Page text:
Oct. 19th, 1945
Rochester, New York, USA
Guest TV Roles
Ad Narrator (Voiced)
John L. O'Sullivan (Voiced)
H.L. Mencken (Voiced)
Dr. Oscar Charles
John Arthur Lithgow (/ˈlɪθɡoʊ/ LITH-goh; born October 19, 1945) is an American actor, musician, and author. Lithgow has received acclaim and many accolades in his career including two Tony Awards, five Emmy Awards, two Golden Globe Awards, two Screen Actors Guild Awards, an American Comedy Award, four Drama Desk Awards and was also nominated for two Academy Awards and four Grammy Awards. Lithgow was inducted into the Hollywood Walk of Fame and American Theater Hall of Fame.
If "born to the theater" has meaning in determining a person's life path, then John Lithgow is a prime example of this truth. Son of a retired actress and a father who was both a theatrical producer and director, he moved frequently as a child while his father founded and managed local and college theaters and Shakespeare festivals throughout the midwest of the United States. Not until he was 16, and his father became head of the McCarter Theater in Princeton New Jersey, did the family settle down.
But for Lithgow, the theater was still not a career. He won a scholarship to Harvard University, where he finally caught the acting bug (as well as found a wife, 'Jean Taynton' 1966). Harvard was followed by a Fulbright scholarship to study at the London Academy of Music and Dramatic Art.
Returning from London, his rigorous dramatic training stood him in good stead, and a distinguished career on Broadway gave him one Tony award for "The Changing Room", a second nomination in (1985) for "Requiem for a Heavyweight", and a third in (1988) for "M. Butterfly".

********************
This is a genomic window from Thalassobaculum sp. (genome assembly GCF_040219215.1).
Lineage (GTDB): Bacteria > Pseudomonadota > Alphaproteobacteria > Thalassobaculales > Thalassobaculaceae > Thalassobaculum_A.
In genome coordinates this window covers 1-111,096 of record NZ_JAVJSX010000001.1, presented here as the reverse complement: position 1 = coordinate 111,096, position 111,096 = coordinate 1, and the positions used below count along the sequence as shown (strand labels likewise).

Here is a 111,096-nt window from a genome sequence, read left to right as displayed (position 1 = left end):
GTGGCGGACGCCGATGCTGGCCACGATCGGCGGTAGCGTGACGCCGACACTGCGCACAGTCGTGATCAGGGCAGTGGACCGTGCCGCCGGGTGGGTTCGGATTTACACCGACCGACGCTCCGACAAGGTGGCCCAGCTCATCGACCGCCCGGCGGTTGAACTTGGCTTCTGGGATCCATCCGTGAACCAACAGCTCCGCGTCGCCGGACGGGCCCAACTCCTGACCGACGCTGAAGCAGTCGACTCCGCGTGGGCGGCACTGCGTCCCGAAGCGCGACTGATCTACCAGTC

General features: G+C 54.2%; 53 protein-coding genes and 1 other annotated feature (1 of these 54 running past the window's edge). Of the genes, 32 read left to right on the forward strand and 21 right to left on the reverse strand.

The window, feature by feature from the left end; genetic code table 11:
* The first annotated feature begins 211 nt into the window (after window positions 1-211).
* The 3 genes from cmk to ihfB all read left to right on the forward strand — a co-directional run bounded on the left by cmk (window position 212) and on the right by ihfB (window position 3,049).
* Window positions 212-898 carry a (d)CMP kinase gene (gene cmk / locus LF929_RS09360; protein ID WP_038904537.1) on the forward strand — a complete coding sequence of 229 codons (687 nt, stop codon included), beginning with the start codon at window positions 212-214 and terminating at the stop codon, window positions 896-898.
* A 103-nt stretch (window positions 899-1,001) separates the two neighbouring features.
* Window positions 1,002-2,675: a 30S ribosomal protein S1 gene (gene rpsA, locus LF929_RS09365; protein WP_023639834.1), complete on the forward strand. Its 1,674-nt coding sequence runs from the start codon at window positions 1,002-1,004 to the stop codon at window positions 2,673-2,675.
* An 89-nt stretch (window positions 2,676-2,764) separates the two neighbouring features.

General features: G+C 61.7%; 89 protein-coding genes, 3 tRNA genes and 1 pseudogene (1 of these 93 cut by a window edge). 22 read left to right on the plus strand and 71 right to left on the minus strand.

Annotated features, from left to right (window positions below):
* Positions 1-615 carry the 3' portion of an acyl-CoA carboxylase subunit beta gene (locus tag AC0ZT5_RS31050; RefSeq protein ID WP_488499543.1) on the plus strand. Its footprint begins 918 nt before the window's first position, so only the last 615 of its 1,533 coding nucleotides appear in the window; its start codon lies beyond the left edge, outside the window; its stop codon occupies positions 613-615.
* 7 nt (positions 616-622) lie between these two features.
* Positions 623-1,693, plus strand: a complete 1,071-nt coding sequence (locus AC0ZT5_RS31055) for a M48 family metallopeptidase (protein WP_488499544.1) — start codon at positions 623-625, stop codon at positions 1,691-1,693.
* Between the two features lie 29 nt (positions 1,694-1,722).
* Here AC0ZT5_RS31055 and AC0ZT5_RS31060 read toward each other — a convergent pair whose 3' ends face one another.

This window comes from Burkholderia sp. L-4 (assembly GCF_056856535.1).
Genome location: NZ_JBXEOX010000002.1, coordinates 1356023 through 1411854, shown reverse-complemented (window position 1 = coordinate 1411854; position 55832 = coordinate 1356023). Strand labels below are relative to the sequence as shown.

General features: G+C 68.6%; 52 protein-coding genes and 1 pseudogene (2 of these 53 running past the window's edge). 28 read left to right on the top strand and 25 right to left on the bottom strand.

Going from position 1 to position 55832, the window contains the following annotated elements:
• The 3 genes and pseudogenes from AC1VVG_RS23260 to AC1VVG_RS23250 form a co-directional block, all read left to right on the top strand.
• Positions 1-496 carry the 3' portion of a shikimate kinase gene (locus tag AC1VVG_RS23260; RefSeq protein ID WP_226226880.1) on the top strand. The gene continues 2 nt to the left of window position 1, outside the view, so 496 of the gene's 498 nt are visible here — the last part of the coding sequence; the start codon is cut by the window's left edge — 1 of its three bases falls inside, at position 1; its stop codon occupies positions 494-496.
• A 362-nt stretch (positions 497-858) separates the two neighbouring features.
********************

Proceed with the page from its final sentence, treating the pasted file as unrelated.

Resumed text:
But with critical acclaim came personal confusion, and in the mid '70s he and his wife divorced (1980). He entered therapy, and in 1982 his life started in a new direction. He received an Academy Award nomination for his portrayal of Roberta Muldoon in The World According to Garp (1982). A second Oscar nomination followed for Terms of Endearment (1983), and he met a UCLA economics professor who became his second wife 'Mary Yeager' (1981 - present). They have two children, Phoebe and Nathan.
Lithgow is also well known for his roles in Footloose (1984) as the Reverend Shaw Moore, in the Bigfoot-themed family comedy Harry and the Hendersons (1987), and in (1993), starred as the villainous Eric Qualen in the 'Sylvester Stallone' movie Cliffhanger.
As the decade of the '90s came around he found that he was spending too much time on location, and another career move brought him to television in the hugely successful series 3rd Rock from the Sun (1996). This production also played a role in bringing him back together with the son from his first marriage, 'Ian Lithgow', who has a regular role in the series as a dim-witted student.
In September 2009, Lithgow joined the cast of Dexter as Arthur Mitchell, a serial killer and Dexter Morgan's nemesis. He won a Golden Globe Award for this role, and won an Emmy for Outstanding Guest Actor In A Drama Series.
He guest starred on How I Met Your Mother in the role of Barney Stinson's father, Jerry. John portrayed The White Rabbit in the ABC mini-series, Once Upon a Time in Wonderland.
- Wins both the Tony award and Drama Desk award as best actor in a Broadway musical, for performance in "Sweet Smell of Success" May/June 2002.
- Is an accomplished guitar player.
- Biography in: "Contemporary Authors". Volume 217, pg. 219-223. Farmington Hills, MI: Gale, 2004.
- His father ran a Shakespearian Acting company in the 1950s which included 'David Carradine' (qv).
- Has a Scottish background.
- He is a registered pastor of Rose Ministries, and has officiated the wedding of his goddaughter.
- Was considered for the role of Hannibal Lector in _The Silence of the Lambs (1991)_ (qv).
- Has won two Tony Awards: in 1973, as Best Supporting or Featured Actor (Dramatic) for 'David Storey (III)' (qv)'s "The Changing Room"; and in 2002, as Best Actor (Musical) for "Sweet Smell of Success." He has also been nominated on three occasions for Tonys -- two for Best Actor (Play): for "Requiem for a Heavyweight" (1985) and "M. Butterfly." (1988), and once for Best Actor (Musical): for "Dirty Rotten Scoundrels" (2005).